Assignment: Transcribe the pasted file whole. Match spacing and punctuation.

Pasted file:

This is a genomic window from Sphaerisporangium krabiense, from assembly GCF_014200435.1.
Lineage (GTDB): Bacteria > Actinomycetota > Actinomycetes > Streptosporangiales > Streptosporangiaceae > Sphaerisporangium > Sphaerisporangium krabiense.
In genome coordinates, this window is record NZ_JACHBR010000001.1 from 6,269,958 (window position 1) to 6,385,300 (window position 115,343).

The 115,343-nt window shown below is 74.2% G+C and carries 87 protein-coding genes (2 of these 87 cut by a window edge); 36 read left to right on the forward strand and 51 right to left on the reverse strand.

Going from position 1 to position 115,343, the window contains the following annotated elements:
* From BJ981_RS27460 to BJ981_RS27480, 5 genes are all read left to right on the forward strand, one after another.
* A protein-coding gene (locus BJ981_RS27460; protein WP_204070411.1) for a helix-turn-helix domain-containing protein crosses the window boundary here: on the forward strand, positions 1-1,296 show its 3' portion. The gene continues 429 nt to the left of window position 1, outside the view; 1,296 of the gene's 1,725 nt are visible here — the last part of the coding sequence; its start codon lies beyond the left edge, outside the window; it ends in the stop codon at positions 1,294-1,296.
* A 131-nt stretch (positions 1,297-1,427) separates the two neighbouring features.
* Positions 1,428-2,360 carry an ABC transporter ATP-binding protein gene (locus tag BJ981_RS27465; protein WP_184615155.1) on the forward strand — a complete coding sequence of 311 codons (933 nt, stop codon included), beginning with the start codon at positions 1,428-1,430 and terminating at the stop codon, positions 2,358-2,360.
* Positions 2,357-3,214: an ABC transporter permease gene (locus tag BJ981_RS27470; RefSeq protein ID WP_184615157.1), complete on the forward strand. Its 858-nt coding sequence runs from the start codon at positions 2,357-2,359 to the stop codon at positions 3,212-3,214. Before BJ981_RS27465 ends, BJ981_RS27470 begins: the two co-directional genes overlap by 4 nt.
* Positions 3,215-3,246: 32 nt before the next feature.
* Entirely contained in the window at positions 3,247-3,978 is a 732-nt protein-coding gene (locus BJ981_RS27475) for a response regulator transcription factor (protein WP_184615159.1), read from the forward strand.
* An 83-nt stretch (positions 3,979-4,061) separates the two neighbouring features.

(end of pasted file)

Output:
This is a genomic window from Sphaerisporangium krabiense, from assembly GCF_014200435.1.
Lineage (GTDB): Bacteria > Actinomycetota > Actinomycetes > Streptosporangiales > Streptosporangiaceae > Sphaerisporangium > Sphaerisporangium krabiense.
In genome coordinates, this window is record NZ_JACHBR010000001.1 from 6,269,958 (window position 1) to 6,385,300 (window position 115,343).

The 115,343-nt window shown below is 74.2% G+C and carries 87 protein-coding genes (2 of these 87 cut by a window edge); 36 read left to right on the forward strand and 51 right to left on the reverse strand.

Going from position 1 to position 115,343, the window contains the following annotated elements:
* From BJ981_RS27460 to BJ981_RS27480, 5 genes are all read left to right on the forward strand, one after another.
* A protein-coding gene (locus BJ981_RS27460; protein WP_204070411.1) for a helix-turn-helix domain-containing protein crosses the window boundary here: on the forward strand, positions 1-1,296 show its 3' portion. The gene continues 429 nt to the left of window position 1, outside the view; 1,296 of the gene's 1,725 nt are visible here — the last part of the coding sequence; its start codon lies beyond the left edge, outside the window; it ends in the stop codon at positions 1,294-1,296.
* A 131-nt stretch (positions 1,297-1,427) separates the two neighbouring features.
* Positions 1,428-2,360 carry an ABC transporter ATP-binding protein gene (locus tag BJ981_RS27465; protein WP_184615155.1) on the forward strand — a complete coding sequence of 311 codons (933 nt, stop codon included), beginning with the start codon at positions 1,428-1,430 and terminating at the stop codon, positions 2,358-2,360.
* Positions 2,357-3,214: an ABC transporter permease gene (locus tag BJ981_RS27470; RefSeq protein ID WP_184615157.1), complete on the forward strand. Its 858-nt coding sequence runs from the start codon at positions 2,357-2,359 to the stop codon at positions 3,212-3,214. Before BJ981_RS27465 ends, BJ981_RS27470 begins: the two co-directional genes overlap by 4 nt.
* Positions 3,215-3,246: 32 nt before the next feature.
* Entirely contained in the window at positions 3,247-3,978 is a 732-nt protein-coding gene (locus BJ981_RS27475) for a response regulator transcription factor (protein WP_184615159.1), read from the forward strand.
* An 83-nt stretch (positions 3,979-4,061) separates the two neighbouring features.